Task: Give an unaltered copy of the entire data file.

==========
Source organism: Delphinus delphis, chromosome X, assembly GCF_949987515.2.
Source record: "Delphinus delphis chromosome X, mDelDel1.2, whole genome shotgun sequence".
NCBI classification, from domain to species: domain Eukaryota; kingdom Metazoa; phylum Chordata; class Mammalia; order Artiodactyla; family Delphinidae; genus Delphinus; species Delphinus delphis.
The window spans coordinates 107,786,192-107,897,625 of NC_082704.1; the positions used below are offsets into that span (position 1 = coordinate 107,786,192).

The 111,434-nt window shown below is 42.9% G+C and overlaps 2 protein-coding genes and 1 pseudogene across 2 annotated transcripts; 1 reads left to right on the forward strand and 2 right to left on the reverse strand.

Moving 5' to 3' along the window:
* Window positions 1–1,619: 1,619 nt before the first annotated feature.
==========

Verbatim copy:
Source organism: Delphinus delphis, chromosome X, assembly GCF_949987515.2.
Source record: "Delphinus delphis chromosome X, mDelDel1.2, whole genome shotgun sequence".
NCBI classification, from domain to species: domain Eukaryota; kingdom Metazoa; phylum Chordata; class Mammalia; order Artiodactyla; family Delphinidae; genus Delphinus; species Delphinus delphis.
The window spans coordinates 107,786,192-107,897,625 of NC_082704.1; the positions used below are offsets into that span (position 1 = coordinate 107,786,192).

The 111,434-nt window shown below is 42.9% G+C and overlaps 2 protein-coding genes and 1 pseudogene across 2 annotated transcripts; 1 reads left to right on the forward strand and 2 right to left on the reverse strand.

Moving 5' to 3' along the window:
* Window positions 1–1,619: 1,619 nt before the first annotated feature.